If you're not the companies IT tech or her boss then it's not ANY of your business.
    What she NEEDS a sit down and some very clearly laid out stern warnings from those directly in charge.
    YOU could find yourself on the street with HER if they find out you were tampering with any of their expensive systems that were infected.



    THINK ABOUT THAT INSTEAD.

    And if you actually are her boss then that's on you for allowing this to continue.
    If you can't sit her down and do what needs to be done then get someone who can.
    Last edited by CLiNT; 2016-02-22 at 14:38.
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    Quote Originally Posted by CLiNT View Post
    If you're not the companies IT tech or her boss then it's not ANY of your business.
    What she NEEDS a sit down and some very clearly laid out stern warnings from those directly in charge.
    YOU could find yourself on the street with HER if they find out you were tampering with any of their expensive systems that were infected.


    THINK ABOUT THAT INSTEAD.
    hey man, calm down. I am her direct supervisor, and I was asked by the company owner to fix the issue. As far as my boss the owner, is concerned I am the IT department, the supervisor, lead customer service etc. I am beating around the bush with her because I have been asked to. Thanks for the lecture though.

  16. #12
    Super Moderator CLiNT's Avatar
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    Thanks for the lecture though.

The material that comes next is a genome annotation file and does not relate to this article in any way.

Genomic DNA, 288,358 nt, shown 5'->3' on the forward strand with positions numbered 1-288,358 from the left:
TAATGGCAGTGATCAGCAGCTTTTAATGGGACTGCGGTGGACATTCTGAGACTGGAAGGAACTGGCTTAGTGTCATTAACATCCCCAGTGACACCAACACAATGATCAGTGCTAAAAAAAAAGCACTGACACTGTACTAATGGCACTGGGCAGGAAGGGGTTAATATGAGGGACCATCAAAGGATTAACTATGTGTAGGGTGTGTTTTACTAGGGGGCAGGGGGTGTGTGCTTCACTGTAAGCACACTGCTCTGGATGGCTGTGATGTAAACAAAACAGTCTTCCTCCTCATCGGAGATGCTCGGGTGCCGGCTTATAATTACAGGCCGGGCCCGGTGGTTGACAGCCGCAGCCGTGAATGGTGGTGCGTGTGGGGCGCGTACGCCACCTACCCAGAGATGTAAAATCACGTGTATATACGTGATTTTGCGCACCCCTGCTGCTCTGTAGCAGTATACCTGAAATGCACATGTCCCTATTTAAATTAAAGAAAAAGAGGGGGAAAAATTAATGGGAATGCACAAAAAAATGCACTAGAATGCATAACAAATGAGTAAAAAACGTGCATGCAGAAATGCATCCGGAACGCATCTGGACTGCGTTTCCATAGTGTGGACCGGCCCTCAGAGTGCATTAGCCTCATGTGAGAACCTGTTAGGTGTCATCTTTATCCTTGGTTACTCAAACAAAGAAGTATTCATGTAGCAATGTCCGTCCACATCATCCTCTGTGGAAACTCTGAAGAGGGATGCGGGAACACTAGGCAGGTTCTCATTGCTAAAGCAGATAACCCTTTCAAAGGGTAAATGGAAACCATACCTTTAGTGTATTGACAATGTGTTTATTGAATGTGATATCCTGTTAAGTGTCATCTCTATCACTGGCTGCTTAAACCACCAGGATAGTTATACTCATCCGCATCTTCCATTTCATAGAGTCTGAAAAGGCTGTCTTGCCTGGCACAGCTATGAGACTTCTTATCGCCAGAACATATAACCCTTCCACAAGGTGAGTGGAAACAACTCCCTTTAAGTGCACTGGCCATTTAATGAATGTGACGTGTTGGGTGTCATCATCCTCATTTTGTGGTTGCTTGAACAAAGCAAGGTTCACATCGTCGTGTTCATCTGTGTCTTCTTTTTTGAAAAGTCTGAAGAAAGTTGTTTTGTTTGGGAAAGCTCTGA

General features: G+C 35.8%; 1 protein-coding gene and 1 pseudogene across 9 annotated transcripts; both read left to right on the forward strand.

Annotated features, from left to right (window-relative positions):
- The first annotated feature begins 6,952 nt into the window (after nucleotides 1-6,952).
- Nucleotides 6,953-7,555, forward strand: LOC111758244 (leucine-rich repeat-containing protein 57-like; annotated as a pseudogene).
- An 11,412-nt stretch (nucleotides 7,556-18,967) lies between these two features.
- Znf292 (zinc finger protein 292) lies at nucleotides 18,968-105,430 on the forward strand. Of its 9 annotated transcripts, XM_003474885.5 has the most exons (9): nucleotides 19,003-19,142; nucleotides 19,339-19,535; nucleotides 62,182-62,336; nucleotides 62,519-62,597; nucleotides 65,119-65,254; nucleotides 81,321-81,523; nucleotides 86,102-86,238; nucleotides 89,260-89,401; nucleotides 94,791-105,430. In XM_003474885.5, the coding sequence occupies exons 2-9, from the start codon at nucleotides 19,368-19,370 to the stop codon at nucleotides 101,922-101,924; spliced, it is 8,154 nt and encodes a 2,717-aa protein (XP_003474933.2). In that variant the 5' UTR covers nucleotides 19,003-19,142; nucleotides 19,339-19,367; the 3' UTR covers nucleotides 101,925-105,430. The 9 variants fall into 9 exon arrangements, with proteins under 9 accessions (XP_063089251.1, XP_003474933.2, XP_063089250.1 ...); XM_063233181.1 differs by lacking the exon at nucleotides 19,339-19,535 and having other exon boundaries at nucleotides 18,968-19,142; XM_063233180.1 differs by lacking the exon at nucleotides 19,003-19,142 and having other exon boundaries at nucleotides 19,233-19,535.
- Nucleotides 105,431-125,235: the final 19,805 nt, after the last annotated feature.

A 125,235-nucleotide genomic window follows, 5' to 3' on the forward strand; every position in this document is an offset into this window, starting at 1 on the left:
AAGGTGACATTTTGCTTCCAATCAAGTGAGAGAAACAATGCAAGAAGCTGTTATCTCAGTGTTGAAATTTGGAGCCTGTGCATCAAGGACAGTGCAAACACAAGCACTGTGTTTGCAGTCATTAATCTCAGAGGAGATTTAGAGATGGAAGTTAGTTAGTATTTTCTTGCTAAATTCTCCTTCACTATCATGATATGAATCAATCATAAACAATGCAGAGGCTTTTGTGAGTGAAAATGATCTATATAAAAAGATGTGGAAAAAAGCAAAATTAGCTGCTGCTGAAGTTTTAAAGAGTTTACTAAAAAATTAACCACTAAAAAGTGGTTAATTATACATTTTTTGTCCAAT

No problem. She must be valuable, otherwise she'd be out of there.
    Thanks for the clarification.
    DRIVE IMAGING
    Invest a little time and energy in a well thought out BACKUP regimen and you will have minimal down time, and headache.

    Build your own system; get everything you want and nothing you don't.
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    ALL of the above initial recommendations are sound and easily implemented. [excluding the firing suggestions which I can imagine those saying it have stood in your shoes and had to deal with a similar employee more than once...understandable but not an option.] And should be.

    Another option would be to switch to OpenDNS as your DNS Server. Their business Enterprise, (especially) Insight and Umbrella can be of use. Effectively it would allow you to block sites she has access to and well as some OpenDNS intercepting of potential malware passing through their system on the way to you. This is no substitute for hardening off her PC and the rest of your network however. Just another layer and some oversight capabilities. I am not certain however, if it is intended for small networks.
    https://www.opendns.com/enterprise-security/

    How-to Install & Configure Windows 7, Security Guide [list #3]
    Tech Support Guy
    https://forums.techguy.org/threads/h...-guide.1022742
    Last edited by Fascist Nation; 2016-02-22 at 20:52.

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    Retired Geek,

    Your suggestions about Antimalware applications are excellent. A variation suggested to me by two other computer gurus would be to use AVAST free in lieu of Windows Defender.

    Would you use something to remove spyware?

    I'm finding this conversation to be of great interest as I'm a medical and science writer who needs his computers. When I have a heavy workload, I employ others and may face this problem down the road.

    Charles

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    Super Moderator RetiredGeek's Avatar
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    Charles,

    On occasion I'll run SuperAnti-Spyware but I always browse with NoScript, uBlock Origin, Disconnect, WOT and a good dose of common sense and thus usually don't have a problem w/spyware. A little dose of CCleaner to clean out cookies I may temporarily let through also.

    HTH
    May the Forces of good computing be with you!

    RG